Monday, April 29, 2013

Is Monetary Policy Capable of Offsetting Fiscal Austerity?

Mike Konczal has a new article where he claims there is a great natural experiment unfolding in the U.S. economy, one that Ramesh Ponnuru and I proposed back in 2011:
We rarely get to see a major, nationwide economic experiment at work, but so far 2013 has been one of those experiments — specifically, an experiment to try and do exactly what Beckworth and Ponnuru proposed. If you look at macroeconomic policy since last fall, there have been two big moves. The Federal Reserve has committed to much bolder action in adopting the Evans Rule and QE3. At the same time, the country has entered a period of fiscal austerity. Was the Fed action enough to offset the contraction? It’s still very early, and economists will probably debate this for a generation, but, especially after the stagnating GDP report yesterday, it looks as though fiscal policy is the winner.
So Mike Konczal's assessment of this experiment is that monetary policy has not been able to offset fiscal austerity. Paul Krugman  agrees as do other observers who question the effectiveness of monetary policy in a liquidity trap. I agree that there is an interesting experiment going on, but Konczal and Krugman (K&K) oversell what it means and ignore other recent developments that shed light on the efficacy of monetary policy.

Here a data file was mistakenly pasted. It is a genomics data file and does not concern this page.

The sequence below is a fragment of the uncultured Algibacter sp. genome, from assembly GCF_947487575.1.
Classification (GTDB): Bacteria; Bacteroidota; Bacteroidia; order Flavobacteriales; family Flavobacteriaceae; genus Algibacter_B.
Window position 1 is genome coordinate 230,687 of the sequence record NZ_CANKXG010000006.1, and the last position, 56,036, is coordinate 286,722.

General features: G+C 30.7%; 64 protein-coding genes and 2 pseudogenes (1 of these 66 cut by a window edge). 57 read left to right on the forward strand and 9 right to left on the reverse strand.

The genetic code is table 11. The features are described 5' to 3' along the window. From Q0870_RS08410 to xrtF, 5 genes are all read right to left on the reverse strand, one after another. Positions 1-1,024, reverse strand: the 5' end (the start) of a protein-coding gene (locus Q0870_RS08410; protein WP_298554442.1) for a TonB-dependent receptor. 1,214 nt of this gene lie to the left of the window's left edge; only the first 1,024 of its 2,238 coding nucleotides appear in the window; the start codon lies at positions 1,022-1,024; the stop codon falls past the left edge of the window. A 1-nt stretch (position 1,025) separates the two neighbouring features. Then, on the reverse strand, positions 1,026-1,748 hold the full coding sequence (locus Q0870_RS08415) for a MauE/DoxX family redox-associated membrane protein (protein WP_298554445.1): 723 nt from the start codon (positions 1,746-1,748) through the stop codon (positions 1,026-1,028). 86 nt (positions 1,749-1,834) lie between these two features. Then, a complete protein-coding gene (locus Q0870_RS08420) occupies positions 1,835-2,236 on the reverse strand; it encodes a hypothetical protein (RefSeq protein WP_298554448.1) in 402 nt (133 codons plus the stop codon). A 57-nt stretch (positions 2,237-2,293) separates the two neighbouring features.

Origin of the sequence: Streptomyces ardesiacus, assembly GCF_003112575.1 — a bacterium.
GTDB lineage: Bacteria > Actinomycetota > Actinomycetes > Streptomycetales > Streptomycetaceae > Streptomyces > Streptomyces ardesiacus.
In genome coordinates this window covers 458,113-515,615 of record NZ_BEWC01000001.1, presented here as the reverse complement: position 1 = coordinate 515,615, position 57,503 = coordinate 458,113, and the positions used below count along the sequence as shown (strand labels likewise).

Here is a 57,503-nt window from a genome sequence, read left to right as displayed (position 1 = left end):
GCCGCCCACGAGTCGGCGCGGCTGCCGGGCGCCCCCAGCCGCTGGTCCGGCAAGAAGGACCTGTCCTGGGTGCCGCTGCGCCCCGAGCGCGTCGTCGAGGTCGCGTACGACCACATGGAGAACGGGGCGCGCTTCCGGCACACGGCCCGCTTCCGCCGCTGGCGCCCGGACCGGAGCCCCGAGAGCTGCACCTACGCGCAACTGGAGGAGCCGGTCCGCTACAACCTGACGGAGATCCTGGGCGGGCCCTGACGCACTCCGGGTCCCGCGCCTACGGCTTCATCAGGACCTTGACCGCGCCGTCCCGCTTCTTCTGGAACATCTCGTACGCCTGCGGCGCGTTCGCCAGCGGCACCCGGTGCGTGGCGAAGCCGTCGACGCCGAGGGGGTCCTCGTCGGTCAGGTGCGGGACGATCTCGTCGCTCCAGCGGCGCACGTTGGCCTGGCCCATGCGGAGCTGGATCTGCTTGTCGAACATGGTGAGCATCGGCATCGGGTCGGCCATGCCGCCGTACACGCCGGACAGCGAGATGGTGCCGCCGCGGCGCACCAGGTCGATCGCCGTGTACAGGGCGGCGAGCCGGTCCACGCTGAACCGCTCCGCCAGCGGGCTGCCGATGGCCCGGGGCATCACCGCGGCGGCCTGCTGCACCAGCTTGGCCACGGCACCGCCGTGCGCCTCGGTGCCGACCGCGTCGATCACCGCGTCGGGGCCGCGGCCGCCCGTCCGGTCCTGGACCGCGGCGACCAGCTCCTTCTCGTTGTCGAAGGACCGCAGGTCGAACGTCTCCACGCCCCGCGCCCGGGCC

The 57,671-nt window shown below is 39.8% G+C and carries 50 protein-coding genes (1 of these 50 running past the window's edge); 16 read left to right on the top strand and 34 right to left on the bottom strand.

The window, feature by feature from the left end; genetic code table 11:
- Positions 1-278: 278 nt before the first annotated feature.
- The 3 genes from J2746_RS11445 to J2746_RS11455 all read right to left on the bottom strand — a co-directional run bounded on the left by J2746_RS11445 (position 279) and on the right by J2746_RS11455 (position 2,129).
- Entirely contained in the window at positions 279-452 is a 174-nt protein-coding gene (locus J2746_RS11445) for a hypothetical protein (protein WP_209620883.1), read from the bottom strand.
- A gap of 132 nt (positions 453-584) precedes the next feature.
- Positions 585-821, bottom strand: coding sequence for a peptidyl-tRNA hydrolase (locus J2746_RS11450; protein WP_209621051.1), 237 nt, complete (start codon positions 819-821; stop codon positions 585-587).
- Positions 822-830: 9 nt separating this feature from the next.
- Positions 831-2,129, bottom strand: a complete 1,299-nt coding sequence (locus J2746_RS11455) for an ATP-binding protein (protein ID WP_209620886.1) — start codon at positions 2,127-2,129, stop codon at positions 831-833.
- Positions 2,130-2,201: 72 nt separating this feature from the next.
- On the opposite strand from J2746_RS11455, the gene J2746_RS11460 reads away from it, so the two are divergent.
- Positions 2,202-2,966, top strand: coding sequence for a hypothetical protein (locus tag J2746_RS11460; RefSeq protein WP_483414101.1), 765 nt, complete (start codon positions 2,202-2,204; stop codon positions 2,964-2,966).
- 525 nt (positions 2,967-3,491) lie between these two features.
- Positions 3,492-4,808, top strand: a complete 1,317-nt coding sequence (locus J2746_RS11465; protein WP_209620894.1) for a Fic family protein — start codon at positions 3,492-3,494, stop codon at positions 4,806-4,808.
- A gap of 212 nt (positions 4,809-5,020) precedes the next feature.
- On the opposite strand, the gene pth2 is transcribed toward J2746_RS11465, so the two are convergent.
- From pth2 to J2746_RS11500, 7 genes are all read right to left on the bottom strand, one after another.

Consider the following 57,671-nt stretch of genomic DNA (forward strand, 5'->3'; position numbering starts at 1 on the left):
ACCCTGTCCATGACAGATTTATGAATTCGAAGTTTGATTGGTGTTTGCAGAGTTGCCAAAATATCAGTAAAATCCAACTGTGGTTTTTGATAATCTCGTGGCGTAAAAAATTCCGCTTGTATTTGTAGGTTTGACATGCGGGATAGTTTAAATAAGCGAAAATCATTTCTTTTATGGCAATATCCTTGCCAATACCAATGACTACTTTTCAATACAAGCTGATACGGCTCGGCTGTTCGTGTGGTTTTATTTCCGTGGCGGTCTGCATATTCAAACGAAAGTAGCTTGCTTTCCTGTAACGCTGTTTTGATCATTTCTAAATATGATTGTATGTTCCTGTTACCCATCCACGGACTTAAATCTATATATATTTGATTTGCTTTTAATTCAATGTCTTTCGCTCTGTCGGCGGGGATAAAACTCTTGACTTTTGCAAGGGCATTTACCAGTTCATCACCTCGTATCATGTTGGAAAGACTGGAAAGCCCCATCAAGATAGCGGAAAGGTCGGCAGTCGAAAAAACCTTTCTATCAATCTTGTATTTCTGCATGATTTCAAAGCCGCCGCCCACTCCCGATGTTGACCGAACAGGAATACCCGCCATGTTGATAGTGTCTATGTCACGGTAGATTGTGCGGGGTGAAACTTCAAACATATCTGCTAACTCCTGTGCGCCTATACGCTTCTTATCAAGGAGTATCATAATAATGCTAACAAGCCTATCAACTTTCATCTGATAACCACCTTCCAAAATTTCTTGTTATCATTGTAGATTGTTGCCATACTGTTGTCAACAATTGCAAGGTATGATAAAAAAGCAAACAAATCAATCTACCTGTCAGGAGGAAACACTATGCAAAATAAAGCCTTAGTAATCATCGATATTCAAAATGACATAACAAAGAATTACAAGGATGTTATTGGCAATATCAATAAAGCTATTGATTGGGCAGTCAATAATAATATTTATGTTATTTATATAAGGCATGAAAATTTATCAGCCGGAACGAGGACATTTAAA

For starters, this experiment is only measuring whether QE3 is powerful enough to offset fiscal austerity. It is not measuring whether the actual proposal Ramesh and I laid out in 2011, a nominal GDP level target (NGDPLT), is capable of offsetting fiscal austerity. QE3 is a big change in Fed policy, but it is still far from a NGDPLT in terms of efficacy. One way to see this is to note that QE3 constrains asset purchases to a fixed dollar amount of $85 billion per month no matter how fast or slow the economy is converging to the Fed's inflation and unemployment targets. Consequently, if a spate of bad economic shocks--more Eurozone uncertainty, sequestration, China slowdown concerns, etc.--suddenly increased money demand the $85 billion injection may not be enough to offset it. In this case, aggregate demand would slow down and stall the convergence to the Fed's target. 

QE3, then, is like taking a road trip and applying the same pressure to the gas pedal regardless of whether one is driving up a hill, down a hill, or on a flat terrain. The trip's length would depend on the changing terrain of the road (the shocks) and would be hard to know ahead of time even though you know your trip's destination (the target). This is better than taking a QE2 road trip, where you don't know your destination, but there is still much uncertainty about how long the QE3 trip will take. Now imagine you turn on cruise control at 70 MPH so that your car automatically adjusts the amount of gas based on the terrain. There would be much more certainty about the trip and much better expectations management. This would be much closer to a NGDPLT and provide the real test of  whether monetary policy can offset fiscal austerity. It could be operationalized by conditionalizing the size of the QE3 asset purchases each month so that constant progress to the Fed's targets were being maintained. QE3, therefore, is farm from ideal and, as Matt O'Brien observes, it is not even clear the Fed is fully on board with it.